Research In Motion has seen profits rise as sales of its Blackberry handheld wireless device doubled.
The Canadian firm reported revenues of $211m (£115m) for the last three months of 2003 - up from $87.5m year-on-year - with net profits up 150% to $41.5m.
The Blackberry became a technology icon in the late 1990s as a tool that delivered e-mail automatically to executives on the move.
But it now faces tough competition from a profusion of rival wireless devices.
RIM is now planning to license its technology for use on other companies' equipment as well as selling its own devices.
Despite the competition, RIM's subscriber base is growing fast.
The firm said it gained 204,000 new users during the quarter, taking the worldwide total to more than 1 million.
Its share price - $105 - is so high that it is splitting its shares, giving two new shares for each old one so as to increase liquidity.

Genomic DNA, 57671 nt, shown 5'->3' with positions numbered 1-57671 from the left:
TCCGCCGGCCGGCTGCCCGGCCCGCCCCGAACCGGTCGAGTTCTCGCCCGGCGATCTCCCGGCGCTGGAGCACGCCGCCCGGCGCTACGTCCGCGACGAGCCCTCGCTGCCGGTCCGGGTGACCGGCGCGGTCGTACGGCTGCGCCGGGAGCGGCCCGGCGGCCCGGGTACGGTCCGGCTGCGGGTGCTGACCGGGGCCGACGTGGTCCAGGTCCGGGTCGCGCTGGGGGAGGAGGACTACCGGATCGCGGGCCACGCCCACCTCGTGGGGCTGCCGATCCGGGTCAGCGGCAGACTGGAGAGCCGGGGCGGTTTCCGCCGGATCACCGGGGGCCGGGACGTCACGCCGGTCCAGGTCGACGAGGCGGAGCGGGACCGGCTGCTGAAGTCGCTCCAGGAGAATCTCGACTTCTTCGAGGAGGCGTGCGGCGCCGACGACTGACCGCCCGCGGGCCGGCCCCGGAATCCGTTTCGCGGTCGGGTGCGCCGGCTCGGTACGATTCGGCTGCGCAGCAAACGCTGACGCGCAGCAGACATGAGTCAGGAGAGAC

But some investors are concerned the price has shot up too fast, particularly given concerns about the mobile phone market reflected in disappointing figures for Nokia earlier this week.
One measure of whether a share price accurately reflects the company's worth is the price-to-earnings ratio.
This divides the share price by the profit per share, with fairly priced non-technology stocks usually hovering somewhere between 10 and 20.
In RIM's case, this comes to more than 200 - high even by late-1990s tech stock standards.
RIM argues that the figures are justified since its market still counts as an emerging one - similar to the mobile market 10 years ago.